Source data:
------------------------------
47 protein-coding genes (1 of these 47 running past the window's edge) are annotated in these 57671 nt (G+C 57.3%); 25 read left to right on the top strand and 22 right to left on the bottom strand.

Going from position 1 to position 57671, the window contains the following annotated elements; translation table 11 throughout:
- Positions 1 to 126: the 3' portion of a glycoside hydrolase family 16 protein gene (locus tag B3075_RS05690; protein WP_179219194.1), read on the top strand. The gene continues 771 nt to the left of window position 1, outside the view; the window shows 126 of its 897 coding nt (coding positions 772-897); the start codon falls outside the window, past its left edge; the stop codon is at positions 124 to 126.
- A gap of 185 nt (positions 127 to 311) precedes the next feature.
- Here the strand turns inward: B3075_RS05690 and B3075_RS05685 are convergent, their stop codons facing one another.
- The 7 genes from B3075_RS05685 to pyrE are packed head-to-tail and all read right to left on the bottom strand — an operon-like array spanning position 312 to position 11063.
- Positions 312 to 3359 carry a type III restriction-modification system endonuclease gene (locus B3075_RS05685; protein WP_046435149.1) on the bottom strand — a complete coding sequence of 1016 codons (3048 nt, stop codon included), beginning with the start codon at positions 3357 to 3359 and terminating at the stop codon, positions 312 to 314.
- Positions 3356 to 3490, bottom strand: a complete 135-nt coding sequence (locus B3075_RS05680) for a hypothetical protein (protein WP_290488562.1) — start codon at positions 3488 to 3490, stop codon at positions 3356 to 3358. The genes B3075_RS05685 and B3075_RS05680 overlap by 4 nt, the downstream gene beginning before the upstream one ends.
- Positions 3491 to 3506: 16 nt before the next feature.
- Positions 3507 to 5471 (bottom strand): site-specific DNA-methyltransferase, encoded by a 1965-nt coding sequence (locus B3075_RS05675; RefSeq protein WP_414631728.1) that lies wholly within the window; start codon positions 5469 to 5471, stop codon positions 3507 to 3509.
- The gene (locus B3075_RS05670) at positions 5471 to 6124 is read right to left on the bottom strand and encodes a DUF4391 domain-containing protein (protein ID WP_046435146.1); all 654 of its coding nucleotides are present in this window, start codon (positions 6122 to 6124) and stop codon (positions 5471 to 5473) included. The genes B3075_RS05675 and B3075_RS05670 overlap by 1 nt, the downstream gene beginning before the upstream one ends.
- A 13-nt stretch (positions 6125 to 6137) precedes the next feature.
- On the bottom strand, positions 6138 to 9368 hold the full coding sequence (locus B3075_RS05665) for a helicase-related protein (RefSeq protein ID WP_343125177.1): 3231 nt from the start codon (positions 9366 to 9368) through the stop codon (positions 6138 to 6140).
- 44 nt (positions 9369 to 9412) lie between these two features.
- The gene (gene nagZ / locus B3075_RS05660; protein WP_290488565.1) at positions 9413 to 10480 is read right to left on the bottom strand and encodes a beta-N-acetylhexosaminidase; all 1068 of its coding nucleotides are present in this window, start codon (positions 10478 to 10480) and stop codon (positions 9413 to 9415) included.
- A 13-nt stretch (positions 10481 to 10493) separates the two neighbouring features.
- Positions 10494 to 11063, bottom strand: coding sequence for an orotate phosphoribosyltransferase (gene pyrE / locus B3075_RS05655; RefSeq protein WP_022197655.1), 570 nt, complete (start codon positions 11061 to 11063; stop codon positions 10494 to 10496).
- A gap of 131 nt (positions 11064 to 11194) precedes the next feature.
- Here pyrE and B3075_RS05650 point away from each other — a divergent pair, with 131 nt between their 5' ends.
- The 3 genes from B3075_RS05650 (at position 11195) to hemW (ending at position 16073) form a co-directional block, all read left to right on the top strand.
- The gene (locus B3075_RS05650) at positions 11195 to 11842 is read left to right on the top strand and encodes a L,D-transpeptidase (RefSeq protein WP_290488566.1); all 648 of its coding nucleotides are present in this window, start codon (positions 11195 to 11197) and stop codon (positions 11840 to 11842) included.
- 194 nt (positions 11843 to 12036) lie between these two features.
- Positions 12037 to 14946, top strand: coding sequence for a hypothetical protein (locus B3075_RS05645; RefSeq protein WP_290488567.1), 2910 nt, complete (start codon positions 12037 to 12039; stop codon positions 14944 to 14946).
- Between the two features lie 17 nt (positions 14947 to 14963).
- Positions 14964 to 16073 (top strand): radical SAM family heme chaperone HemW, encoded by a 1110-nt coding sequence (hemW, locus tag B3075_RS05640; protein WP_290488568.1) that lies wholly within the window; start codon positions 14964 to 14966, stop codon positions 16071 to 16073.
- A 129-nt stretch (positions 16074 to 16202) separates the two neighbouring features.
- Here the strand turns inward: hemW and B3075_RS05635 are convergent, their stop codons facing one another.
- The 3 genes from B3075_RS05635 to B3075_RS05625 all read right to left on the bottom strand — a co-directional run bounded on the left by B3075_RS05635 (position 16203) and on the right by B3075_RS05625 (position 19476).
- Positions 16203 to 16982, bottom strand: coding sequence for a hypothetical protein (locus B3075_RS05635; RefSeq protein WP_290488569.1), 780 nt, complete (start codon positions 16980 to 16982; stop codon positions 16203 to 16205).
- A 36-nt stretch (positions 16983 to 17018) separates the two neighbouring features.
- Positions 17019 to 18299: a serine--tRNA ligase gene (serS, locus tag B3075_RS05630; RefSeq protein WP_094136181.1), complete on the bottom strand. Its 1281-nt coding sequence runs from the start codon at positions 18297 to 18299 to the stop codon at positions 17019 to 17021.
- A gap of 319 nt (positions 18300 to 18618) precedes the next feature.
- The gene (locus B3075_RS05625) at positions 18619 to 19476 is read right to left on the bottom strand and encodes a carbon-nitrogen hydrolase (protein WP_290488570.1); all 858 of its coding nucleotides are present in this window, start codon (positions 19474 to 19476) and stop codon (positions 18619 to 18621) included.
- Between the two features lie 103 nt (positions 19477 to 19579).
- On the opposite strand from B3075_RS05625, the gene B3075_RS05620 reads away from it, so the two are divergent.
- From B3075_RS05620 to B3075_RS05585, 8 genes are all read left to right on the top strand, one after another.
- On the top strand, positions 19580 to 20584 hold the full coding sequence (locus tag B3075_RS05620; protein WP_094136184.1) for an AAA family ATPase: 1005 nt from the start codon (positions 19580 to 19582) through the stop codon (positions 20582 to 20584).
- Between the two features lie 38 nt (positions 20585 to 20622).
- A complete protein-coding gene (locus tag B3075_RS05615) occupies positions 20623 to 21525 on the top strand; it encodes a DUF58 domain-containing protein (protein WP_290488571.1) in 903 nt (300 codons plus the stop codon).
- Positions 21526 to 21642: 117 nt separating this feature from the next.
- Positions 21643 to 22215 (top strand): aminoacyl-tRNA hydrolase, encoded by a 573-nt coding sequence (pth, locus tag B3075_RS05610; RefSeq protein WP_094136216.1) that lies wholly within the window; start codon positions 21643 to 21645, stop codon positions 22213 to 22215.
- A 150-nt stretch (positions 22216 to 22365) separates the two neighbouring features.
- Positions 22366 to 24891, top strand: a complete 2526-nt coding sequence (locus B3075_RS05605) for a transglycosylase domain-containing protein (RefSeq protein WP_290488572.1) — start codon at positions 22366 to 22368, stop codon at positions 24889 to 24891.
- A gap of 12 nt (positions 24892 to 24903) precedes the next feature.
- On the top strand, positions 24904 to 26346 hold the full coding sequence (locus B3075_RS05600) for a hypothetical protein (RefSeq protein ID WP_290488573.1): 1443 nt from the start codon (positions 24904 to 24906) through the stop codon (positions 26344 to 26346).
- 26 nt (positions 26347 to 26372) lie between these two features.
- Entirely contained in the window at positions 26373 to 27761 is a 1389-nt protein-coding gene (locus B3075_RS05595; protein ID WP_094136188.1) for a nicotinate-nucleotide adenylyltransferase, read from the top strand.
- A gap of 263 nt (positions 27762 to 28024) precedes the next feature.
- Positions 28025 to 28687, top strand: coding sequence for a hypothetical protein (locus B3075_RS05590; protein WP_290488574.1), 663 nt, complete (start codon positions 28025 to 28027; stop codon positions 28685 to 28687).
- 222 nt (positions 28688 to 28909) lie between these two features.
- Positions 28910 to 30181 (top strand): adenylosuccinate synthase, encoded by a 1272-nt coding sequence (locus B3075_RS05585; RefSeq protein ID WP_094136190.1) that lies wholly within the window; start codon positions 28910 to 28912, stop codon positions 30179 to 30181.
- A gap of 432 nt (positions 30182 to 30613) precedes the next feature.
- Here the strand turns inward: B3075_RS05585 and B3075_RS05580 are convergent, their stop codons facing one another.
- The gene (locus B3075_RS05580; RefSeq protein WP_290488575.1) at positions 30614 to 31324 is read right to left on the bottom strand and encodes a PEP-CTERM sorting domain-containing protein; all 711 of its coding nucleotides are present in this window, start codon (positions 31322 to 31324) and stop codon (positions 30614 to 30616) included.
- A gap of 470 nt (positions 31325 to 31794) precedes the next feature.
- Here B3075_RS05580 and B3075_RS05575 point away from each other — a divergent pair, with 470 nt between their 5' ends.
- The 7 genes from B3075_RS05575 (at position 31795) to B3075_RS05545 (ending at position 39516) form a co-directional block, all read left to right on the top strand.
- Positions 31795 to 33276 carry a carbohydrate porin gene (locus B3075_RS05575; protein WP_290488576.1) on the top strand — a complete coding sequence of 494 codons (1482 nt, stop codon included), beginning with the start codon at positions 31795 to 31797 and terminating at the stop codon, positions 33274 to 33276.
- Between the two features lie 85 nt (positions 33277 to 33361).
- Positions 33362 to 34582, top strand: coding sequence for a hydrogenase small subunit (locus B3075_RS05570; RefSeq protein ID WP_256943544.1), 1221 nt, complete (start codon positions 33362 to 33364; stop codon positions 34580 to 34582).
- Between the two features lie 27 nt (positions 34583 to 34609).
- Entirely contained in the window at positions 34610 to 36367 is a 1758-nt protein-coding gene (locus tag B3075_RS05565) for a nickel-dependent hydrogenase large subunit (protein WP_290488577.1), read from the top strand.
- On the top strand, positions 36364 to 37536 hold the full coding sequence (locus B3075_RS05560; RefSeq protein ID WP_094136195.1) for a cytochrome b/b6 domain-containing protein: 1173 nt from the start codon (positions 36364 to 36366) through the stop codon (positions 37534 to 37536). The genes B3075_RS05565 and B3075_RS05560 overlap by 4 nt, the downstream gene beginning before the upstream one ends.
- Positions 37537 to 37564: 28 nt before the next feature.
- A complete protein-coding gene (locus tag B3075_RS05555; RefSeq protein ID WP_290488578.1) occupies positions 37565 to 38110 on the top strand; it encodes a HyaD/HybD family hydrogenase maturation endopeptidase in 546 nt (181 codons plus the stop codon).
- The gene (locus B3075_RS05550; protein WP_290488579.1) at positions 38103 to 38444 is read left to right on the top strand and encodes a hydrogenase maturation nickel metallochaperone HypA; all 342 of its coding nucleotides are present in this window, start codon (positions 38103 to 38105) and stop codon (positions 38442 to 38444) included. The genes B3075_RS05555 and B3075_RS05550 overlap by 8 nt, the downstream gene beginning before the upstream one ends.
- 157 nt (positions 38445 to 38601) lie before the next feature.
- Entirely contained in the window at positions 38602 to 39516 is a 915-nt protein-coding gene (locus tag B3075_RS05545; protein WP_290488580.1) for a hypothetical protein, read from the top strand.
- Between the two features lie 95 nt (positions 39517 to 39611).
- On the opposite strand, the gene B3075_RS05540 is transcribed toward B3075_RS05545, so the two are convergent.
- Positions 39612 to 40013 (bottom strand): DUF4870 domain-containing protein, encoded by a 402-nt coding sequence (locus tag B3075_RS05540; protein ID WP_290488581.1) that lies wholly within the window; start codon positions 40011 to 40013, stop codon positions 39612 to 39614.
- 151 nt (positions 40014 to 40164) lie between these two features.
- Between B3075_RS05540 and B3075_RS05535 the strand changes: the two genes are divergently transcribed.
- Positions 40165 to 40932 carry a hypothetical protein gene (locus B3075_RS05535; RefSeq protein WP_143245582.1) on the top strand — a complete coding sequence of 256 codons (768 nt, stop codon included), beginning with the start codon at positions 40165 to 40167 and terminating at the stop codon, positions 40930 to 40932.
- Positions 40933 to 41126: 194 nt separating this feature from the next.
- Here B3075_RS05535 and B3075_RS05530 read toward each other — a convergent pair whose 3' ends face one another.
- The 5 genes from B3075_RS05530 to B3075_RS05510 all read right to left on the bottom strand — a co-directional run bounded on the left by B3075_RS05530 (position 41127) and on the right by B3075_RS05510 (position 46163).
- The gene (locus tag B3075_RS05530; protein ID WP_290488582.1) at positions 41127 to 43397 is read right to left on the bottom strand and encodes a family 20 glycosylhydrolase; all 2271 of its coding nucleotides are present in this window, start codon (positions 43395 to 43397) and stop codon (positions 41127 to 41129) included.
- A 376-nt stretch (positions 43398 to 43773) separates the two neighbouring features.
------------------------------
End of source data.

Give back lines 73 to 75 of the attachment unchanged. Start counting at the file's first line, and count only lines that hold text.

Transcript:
- Between B3075_RS05540 and B3075_RS05535 the strand changes: the two genes are divergently transcribed.
- Positions 40165 to 40932 carry a hypothetical protein gene (locus B3075_RS05535; RefSeq protein WP_143245582.1) on the top strand — a complete coding sequence of 256 codons (768 nt, stop codon included), beginning with the start codon at positions 40165 to 40167 and terminating at the stop codon, positions 40930 to 40932.
- Positions 40933 to 41126: 194 nt separating this feature from the next.